Surface area of a rotated curve

• glid02
In summary, the conversation involved finding the area of a surface obtained by rotating a curve around the x-axis. The suggested method was to parametrize the curve using rcos(theta) as x and rsin(theta) as y, but it was pointed out that this would result in a circle. The correct parametric equations were given, and the process for finding the area was explained, involving finding partial derivatives, taking their cross product, and integrating. An alternative, simpler method involving the surface area of a cylinder was also suggested.
glid02
Here's the question:
Find the area of the surface obtained by rotating the curve

from x=0 to x=9 about the x-axis.

I'm supposed to parametrize the curve, using rcos(theta) as x and rsin(theta) as y, at least I think I am.

That would give f(x,y) = 3rcos^3(theta),rsin(theta)

Then find the partial derivatives with respect to r and theta and find their cross product. Then find the magnitude of the cross product and integrate with limits int[0-2pi] int[0-9].

Is this right? I can't find any information on the internet to do it this way and the book isn't much help either.

Thanks.

Last edited by a moderator:
glid02 said:
Here's the question:
Find the area of the surface obtained by rotating the curve

from x=0 to x=9 about the x-axis.

I'm supposed to parametrize the curve, using rcos(theta) as x and rsin(theta) as y, at least I think I am.
No. That is a circle in the xy-plane. Your curve, in the xy-plane, is y= 3x3, not at all a circle. When you "rotate" around the x-axis, every point, with coordinates (x0, y) in the xy-plane, traces out a circle of points in the (x0, y, z) plane.
Since the radius of the circle is y= 3x^3, that would have parametric equations $x= x_0, y= 3x_0^3cos(\theta ), z= 3x_0^3 sin(\theta)$.

That would give f(x,y) = 3rcos^3(theta),rsin(theta)

Then find the partial derivatives with respect to r and theta and find their cross product. Then find the magnitude of the cross product and integrate with limits int[0-2pi] int[0-9].

Is this right? I can't find any information on the internet to do it this way and the book isn't much help either.

Thanks.
Using the parametric equations I gave, with x0 and $\theta$ as parameters, that should work. However, it looks awfully complicated to me. The area of the curved surface of a cylinder with radius y and height ds is $2\pi y ds$. For y= 3x3,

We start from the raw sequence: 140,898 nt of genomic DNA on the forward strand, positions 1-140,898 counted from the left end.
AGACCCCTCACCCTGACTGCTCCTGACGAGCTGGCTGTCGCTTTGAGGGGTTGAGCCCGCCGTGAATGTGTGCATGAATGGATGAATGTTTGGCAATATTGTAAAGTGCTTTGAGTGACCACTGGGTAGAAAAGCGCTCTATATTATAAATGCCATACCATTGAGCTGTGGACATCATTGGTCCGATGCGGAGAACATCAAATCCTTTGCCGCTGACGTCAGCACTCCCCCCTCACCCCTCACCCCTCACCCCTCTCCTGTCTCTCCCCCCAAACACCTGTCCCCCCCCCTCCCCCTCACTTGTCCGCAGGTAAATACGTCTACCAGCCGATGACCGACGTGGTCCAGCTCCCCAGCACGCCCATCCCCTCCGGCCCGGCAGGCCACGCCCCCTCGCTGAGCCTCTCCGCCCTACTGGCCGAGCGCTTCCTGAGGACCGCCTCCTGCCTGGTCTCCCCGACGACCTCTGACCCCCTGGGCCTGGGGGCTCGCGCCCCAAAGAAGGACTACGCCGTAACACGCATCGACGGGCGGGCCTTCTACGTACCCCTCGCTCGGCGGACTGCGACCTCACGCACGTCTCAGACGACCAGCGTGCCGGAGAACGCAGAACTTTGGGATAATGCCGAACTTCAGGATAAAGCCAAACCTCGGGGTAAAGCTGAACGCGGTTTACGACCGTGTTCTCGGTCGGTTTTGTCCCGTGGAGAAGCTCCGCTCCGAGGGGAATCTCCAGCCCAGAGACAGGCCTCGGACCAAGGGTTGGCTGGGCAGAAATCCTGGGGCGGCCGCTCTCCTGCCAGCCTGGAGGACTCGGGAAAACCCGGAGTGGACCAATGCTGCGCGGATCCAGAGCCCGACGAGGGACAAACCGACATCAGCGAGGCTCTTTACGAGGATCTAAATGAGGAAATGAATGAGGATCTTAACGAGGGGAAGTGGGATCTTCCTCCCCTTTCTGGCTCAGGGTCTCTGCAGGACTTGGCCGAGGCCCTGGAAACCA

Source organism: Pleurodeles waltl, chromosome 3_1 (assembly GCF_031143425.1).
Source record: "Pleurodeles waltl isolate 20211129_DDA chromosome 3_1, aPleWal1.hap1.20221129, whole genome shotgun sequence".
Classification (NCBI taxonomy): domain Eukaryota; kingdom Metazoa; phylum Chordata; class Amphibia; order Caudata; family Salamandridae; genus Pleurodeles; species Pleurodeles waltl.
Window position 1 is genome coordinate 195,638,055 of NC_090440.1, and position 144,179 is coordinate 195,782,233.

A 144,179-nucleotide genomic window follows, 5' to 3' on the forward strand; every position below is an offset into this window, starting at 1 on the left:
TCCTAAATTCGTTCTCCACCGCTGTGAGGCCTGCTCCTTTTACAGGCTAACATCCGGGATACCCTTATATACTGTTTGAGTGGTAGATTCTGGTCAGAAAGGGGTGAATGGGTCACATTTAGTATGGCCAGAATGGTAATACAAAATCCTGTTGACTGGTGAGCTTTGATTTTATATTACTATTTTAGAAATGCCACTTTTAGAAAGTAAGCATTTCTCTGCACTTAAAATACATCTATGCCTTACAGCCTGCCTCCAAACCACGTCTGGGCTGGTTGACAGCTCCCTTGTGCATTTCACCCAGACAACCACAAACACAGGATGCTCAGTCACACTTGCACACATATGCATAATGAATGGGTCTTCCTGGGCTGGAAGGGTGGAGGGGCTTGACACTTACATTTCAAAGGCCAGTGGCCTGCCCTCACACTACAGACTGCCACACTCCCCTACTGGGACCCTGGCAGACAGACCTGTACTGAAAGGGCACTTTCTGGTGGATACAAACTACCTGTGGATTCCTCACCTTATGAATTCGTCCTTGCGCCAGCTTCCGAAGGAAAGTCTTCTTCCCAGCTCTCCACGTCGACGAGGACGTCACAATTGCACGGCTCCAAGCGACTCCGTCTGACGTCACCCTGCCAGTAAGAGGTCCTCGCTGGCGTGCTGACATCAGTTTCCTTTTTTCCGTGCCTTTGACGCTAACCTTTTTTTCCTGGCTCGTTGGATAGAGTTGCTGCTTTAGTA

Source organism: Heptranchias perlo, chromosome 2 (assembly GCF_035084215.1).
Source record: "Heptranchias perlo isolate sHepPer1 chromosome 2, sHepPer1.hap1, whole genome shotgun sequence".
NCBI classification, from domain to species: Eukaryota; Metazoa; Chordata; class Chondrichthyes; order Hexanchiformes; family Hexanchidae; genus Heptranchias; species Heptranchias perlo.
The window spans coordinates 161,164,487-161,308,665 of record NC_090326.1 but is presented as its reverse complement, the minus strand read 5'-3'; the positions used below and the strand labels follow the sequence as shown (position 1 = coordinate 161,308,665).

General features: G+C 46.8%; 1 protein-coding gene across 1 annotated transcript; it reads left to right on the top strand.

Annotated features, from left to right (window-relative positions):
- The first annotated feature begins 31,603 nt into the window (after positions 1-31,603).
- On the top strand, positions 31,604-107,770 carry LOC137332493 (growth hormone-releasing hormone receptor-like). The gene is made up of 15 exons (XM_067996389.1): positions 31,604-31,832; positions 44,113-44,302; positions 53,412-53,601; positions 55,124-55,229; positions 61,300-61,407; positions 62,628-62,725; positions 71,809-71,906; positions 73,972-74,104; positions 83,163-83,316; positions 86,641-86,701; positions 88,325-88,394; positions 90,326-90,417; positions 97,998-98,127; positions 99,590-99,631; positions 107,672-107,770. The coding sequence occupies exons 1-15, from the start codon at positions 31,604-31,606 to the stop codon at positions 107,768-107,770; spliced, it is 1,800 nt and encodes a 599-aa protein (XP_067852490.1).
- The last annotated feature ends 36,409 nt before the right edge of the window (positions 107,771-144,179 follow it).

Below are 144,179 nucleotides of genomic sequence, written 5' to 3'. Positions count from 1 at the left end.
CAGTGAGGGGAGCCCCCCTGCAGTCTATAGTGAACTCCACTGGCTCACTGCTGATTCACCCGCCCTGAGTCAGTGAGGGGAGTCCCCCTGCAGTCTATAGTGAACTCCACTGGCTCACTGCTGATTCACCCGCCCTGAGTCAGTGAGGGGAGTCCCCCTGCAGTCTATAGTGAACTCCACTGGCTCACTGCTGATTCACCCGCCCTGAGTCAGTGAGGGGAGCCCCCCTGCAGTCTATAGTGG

$$ds= \sqrt{1+ (9x^2)^2}dx= \sqrt{1+ 81x^4}dx$$.
The integral for surface area would be given by
$$2\pi \int_0^9(3x^3)\sqrt{1+81x^4}dx$$

Last edited by a moderator:

What is the definition of surface area of a rotated curve?

The surface area of a rotated curve is the amount of area that is covered by the curve when it is rotated around a specific axis. This is often calculated in terms of square units, such as square inches or square meters.

How is the surface area of a rotated curve calculated?

To calculate the surface area of a rotated curve, one must use a mathematical formula that takes into account the shape and dimensions of the curve, as well as the axis of rotation. This formula is typically derived using integral calculus.

What is the significance of the surface area of a rotated curve in real life?

The surface area of a rotated curve has many practical applications, such as determining the amount of material needed to coat a curved object, or calculating the surface area of a 3-dimensional shape in engineering and manufacturing processes.

How does the surface area of a rotated curve relate to the concept of volume?

The surface area of a rotated curve is closely related to the concept of volume, as both involve calculating the amount of space occupied by a 3-dimensional object. However, while surface area measures the outer covering of the object, volume measures the total amount of space inside the object.

Can the surface area of a rotated curve be negative?

No, the surface area of a rotated curve cannot be negative. Since surface area is a measure of the amount of space occupied by an object, it cannot have a negative value. It is always a positive value, or zero if the curve has no surface area (such as a straight line).

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